Fyffes’ Claims of Farm Safety in Honduras Should Not be Taken as Accurate

In the ongoing controversy about violations of labor rights and worker health and safety at its suppliers in Honduras, the multinational Fyffes fruit company has told The Progressive magazine “our farms have passed SMETA audits for safety, health, and worker wellbeing.”

This claim by Fyffes should not, and cannot, be taken as good coin, true and accurate. 

Sedex, the London-based consulting company that runs the SMETA program, states very clearly in the “FAQs” on its website the following:

  • “We do not audit, and we do not certify.”
  • “Sedex itself does not specify a particular code or state that suppliers have ‘passed’ or ‘failed’.”
  • “Sedex does not set any standards or determine the policy of its members.”
  • “The rules of Sedex require members to use their best endeavors to ensure that the information they place on Sedex Advanced is correct.  However, we do not verify or validate this information.”

Sedex and its SMETA are part of the multi-billion dollar “corporate social responsibility” (CSR) industry design to protect the brand image and corporate reputations of multinational corporations with global supply chains.  In the past 25 years, the CSR industry has failed to improve working conditions in factories, farms and mines while successfully assuring its customers, investors, employees and the news media that “something is being done” to address the illegal and unsafe conditions that the corporations’ own sourcing policies and practices have made inevitable and worse with every contract cycle. 

The SMETA program relies primarily on self-reported information from the suppliers themselves about working conditions in their own workplaces.  These suppliers have every incentive in the world to hide unsafe, unhealthy and illegal conditions from their buyers.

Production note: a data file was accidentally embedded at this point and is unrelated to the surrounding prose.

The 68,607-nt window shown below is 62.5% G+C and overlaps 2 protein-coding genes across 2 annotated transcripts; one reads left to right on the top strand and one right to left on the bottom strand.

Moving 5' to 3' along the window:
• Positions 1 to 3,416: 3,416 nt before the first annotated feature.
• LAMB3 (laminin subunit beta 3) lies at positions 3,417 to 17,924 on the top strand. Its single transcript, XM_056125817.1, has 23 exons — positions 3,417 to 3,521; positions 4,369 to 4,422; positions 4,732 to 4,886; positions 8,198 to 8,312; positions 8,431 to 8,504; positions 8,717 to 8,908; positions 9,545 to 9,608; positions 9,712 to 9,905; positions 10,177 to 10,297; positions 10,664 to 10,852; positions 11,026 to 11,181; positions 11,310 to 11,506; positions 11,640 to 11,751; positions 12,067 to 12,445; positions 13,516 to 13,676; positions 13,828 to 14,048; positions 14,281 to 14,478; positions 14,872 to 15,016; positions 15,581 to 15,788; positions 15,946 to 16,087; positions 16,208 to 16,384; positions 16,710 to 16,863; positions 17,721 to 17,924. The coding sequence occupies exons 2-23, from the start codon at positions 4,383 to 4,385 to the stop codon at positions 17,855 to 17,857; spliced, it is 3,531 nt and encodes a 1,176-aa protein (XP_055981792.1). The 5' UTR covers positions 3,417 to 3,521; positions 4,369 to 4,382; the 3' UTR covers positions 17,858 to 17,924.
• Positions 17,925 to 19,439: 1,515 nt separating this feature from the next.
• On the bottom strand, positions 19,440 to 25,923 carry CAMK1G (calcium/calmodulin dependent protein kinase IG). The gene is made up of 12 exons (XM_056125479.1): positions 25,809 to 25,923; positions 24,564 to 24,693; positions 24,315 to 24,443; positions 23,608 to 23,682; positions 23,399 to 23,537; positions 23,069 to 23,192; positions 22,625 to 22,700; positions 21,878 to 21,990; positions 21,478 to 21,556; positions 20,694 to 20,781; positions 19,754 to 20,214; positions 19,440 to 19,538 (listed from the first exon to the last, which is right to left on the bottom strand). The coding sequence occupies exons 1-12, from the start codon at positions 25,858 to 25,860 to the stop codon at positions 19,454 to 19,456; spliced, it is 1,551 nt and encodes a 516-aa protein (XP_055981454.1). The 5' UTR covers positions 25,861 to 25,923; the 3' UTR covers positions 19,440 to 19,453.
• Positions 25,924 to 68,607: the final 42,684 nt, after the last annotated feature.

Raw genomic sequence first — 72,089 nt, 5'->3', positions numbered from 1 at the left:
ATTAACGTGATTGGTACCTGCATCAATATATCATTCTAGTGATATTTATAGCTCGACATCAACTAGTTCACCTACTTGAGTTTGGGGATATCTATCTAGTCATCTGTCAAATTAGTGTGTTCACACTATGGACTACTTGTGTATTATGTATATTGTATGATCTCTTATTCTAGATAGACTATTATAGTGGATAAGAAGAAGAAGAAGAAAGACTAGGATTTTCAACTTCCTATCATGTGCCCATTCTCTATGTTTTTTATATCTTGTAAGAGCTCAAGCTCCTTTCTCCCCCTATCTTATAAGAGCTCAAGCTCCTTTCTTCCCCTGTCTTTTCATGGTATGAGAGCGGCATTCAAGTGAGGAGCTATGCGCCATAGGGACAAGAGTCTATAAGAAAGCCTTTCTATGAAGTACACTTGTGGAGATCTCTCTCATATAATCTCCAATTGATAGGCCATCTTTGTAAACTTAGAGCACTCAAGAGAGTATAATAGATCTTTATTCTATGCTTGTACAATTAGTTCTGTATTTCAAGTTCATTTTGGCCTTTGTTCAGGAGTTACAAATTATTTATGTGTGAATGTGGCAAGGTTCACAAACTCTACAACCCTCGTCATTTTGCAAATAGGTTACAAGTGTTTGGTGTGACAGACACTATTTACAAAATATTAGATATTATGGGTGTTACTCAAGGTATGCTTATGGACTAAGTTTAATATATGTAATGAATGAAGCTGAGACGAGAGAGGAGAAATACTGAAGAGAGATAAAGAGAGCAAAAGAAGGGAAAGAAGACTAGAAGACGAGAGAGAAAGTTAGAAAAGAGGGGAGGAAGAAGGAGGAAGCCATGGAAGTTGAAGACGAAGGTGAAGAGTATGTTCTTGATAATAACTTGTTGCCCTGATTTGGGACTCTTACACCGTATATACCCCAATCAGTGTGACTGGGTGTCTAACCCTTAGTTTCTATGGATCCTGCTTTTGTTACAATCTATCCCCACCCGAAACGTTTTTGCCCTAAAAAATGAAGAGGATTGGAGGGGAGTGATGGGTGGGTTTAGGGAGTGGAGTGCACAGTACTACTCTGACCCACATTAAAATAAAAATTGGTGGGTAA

Some multinational brands hire CSR auditors or “social monitoring” companies to verify the self-reported claims of their suppliers.  These auditors also have tremendous conflicts of interest – if they wish to keep their corporate clients they cannot issue relentlessly negative (but accurate) factory reports – so the CSR industry has failed spectacularly to prevent several of the worst industrial disasters in history over the last decade.

For example, CSR auditor Bureau Veritas (and others) conducted multiple inspections of the garment factories in the Rana Plaza building in Dhaka, Bangladesh, and gave a clean bill of health to a building that collapsed in 2013 and killed 1,100 workers in an instant.

CSR auditors trained on the “SA 8000 code” – one of the Sedex SMETA reference codes – inspected the Ali Enterprises garment factory in Karachi, Pakistan, “certifying” that factory as safe in 2012.  Three weeks later the building burned down killing 289 workers – 25% of the entire workforce in the “certified safe” factory.

The entire billion-dollar CSR industry is designed to protect corporations – not to protect workers’ health and safety and their legal rights.  In fact, the only approach that has been successful in improving working conditions is the direct participation of workers in factory-level safety programs, including health safety committees, where the workers are represented by an organization of their own choosing. 

Without the protection of a member-selected union, or similar organization, workers cannot be free of employer retaliation and reprisals, nor likely receive the training, information and paid release time they need to carry out their important tasks of identifying, evaluating and eliminating workplace health and safety hazards. 

Fyffes claim that supplier self-reporting and occasional CSR monitoring somehow guarantee safe and legal working conditions is simply preposterous and cannot be taken seriously. 

Garrett Brown, MPH, CIH, is Coordinator of the Maquiladora Health & Safety Support Network (MHSSN).